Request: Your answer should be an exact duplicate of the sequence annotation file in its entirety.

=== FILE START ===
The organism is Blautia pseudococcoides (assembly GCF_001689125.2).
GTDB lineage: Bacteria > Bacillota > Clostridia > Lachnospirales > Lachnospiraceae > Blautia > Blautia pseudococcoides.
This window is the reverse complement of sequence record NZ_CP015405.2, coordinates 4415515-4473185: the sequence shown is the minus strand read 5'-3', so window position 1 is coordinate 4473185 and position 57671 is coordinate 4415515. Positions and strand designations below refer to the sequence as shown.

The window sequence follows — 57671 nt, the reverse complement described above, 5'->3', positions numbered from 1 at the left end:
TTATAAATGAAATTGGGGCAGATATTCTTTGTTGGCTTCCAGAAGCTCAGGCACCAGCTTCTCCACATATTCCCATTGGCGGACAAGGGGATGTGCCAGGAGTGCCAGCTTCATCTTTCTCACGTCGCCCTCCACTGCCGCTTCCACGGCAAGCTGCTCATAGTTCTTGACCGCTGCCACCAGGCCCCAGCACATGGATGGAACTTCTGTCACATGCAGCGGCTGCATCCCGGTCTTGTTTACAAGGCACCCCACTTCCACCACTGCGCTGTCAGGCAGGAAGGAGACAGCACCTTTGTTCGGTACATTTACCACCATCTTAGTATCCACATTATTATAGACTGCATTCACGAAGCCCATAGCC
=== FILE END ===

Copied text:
The organism is Blautia pseudococcoides (assembly GCF_001689125.2).
GTDB lineage: Bacteria > Bacillota > Clostridia > Lachnospirales > Lachnospiraceae > Blautia > Blautia pseudococcoides.
This window is the reverse complement of sequence record NZ_CP015405.2, coordinates 4415515-4473185: the sequence shown is the minus strand read 5'-3', so window position 1 is coordinate 4473185 and position 57671 is coordinate 4415515. Positions and strand designations below refer to the sequence as shown.

The window sequence follows — 57671 nt, the reverse complement described above, 5'->3', positions numbered from 1 at the left end:
TTATAAATGAAATTGGGGCAGATATTCTTTGTTGGCTTCCAGAAGCTCAGGCACCAGCTTCTCCACATATTCCCATTGGCGGACAAGGGGATGTGCCAGGAGTGCCAGCTTCATCTTTCTCACGTCGCCCTCCACTGCCGCTTCCACGGCAAGCTGCTCATAGTTCTTGACCGCTGCCACCAGGCCCCAGCACATGGATGGAACTTCTGTCACATGCAGCGGCTGCATCCCGGTCTTGTTTACAAGGCACCCCACTTCCACCACTGCGCTGTCAGGCAGGAAGGAGACAGCACCTTTGTTCGGTACATTTACCACCATCTTAGTATCCACATTATTATAGACTGCATTCACGAAGCCCATAGCC